Driven by multiple factors, in part exacerbated by the pandemic and resulting tourism losses, Sri Lanka is facing its worst economic crisis since 1948. The nation has experienced a 70% drop in foreign exchange reserves since January 2020 and the lowest foreign exchange rate for the Sri Lankan rupee in a decade. Headline inflation has increased to 17.5%, resulting in protests and civil unrest directed at the government.
Food, medicine, and fuel are difficult and expensive to acquire, and power cuts are becoming more severe with seven to ten hours (or more) without power. Many can no longer afford essential goods, and due to policy changes and importation challenges, the country is experiencing a resource shortage.
Please pray for a swift end to this crisis, for the Sri Lankan economy to stabilise, and for minimal impact on children and families.
Please join us in prayer for the following:
Below we answer some questions you may have.
The crisis has increased pandemic hardships for Sri Lankans and has caused a humanitarian crisis: many can no longer afford essential goods. Due to policy changes and importation challenges, the country is experiencing a resource shortage. Food, medicine, and fuel are difficult to acquire, and power cuts are becoming more severe with periods of seven to ten hours (or more) without power. Banking access could become problematic, and many vendors may require cash payments. Many families' income can no longer support their needs due to sharp inflation, and there is a concern for increased child protection issues and possible increases in child labour.
Compassion is still assessing how this crisis may impact our programme, our operations, the children and young people we serve and their families, our national office staff and their families, and our local partners (projects). A crisis management team has been formed to plan, address, or mitigate impacts where possible, and we are developing our response plan based on the findings of this team.
Like our local partners and programme participant families, our staff and their extended families are experiencing higher levels of anxiety and difficulty acquiring essential goods and resources due to inflation and supply chain issues. Food, medicine, and fuel are difficult to obtain, and power cuts are becoming more severe with periods of seven to ten (or more) hours without power. Banking access could become problematic, and many vendors may require cash payments.
A crisis management team has been formed to plan, address, or mitigate impacts where possible. The team has identified four focus areas in which we may be able to reduce the impact of the crisis:
• Compassion operations
• financial impacts
• resource scarcity
• individual well-being
If you sponsor a child, they're still attending their local Compassion project in Sri Lanka and still receiving the benefits of our child development programme. The project is maintaining communication with your sponsored child and their family. It remains best placed to assess their needs and determine how to respond to those needs. Compassion's child protection specialists in Sri Lanka have also been trained to monitor, identify, and address your sponsored child's emotional, physical, and spiritual needs.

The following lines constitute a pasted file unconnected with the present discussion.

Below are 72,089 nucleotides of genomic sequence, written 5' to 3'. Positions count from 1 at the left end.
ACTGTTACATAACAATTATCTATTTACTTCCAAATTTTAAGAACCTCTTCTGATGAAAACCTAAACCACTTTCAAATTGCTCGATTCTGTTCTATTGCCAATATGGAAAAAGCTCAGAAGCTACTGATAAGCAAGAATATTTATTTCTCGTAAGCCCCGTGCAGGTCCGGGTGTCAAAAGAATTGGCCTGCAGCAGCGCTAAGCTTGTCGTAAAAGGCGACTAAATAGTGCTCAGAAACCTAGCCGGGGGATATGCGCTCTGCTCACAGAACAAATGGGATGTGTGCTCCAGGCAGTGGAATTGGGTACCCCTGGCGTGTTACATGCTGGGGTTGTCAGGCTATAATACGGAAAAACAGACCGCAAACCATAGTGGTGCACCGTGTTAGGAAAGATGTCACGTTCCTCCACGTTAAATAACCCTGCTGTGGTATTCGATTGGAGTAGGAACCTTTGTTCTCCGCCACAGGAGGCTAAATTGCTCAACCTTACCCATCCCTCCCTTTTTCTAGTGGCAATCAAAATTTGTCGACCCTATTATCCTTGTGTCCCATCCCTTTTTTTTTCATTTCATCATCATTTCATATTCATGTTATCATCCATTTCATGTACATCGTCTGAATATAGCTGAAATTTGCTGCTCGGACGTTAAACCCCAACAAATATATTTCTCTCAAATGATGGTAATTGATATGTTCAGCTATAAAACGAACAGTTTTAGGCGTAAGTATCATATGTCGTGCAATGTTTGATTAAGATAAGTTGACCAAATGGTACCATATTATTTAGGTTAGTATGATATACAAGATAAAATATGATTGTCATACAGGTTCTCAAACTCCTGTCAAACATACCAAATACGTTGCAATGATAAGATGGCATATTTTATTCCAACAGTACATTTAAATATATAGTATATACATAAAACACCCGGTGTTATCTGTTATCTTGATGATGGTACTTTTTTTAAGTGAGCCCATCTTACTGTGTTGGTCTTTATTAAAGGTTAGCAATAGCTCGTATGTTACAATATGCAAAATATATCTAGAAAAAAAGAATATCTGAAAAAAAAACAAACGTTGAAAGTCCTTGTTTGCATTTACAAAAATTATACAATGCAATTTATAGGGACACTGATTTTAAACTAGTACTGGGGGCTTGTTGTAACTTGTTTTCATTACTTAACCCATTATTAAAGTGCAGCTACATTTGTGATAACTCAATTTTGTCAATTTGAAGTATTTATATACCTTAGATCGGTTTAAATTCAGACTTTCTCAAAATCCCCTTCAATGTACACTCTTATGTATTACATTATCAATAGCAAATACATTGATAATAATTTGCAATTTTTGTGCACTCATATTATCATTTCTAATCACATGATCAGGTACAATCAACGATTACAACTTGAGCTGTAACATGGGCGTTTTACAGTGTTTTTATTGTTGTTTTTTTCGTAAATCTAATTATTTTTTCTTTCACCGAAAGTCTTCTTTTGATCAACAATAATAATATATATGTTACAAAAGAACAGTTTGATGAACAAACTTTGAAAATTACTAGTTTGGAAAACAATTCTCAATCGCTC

Yes. At this time, we've not experienced any interruptions in our ability to provide funding to our local partners.
At this time, we've not experienced any interruptions in our ability to deliver letters or monetary gifts, so please keep writing. Your sponsored child will value your encouragement and love. However, it is possible that in the days and weeks to come, the crisis will impact our local partners' ability to operate as expected; if this happens, we'll contact sponsors to explain these impacts.
At this time, we've not experienced severe interruptions in our ability to deliver child letters to sponsors, but owing to regular power cuts, there may be some delay in processing letters. It's possible that in the days and weeks to come, the crisis will impact our local partners' ability to operate as expected (like letter-writing); if this happens, we'll contact sponsors to explain these impacts.
The World Bank estimates that 500,000 people have fallen below the poverty line since the start of the pandemic. This equates to five years of progress in the fight against poverty being lost. This crisis will only exacerbate additional setbacks in the fight against poverty.
We understand you may have further questions. Please do call our friendly team on 01932 836490 if you have any questions or concerns. We'd love to help.
Our phone lines are open from 9:30am – 6pm, Monday to Thursday and 9:30am - 5pm on Friday.
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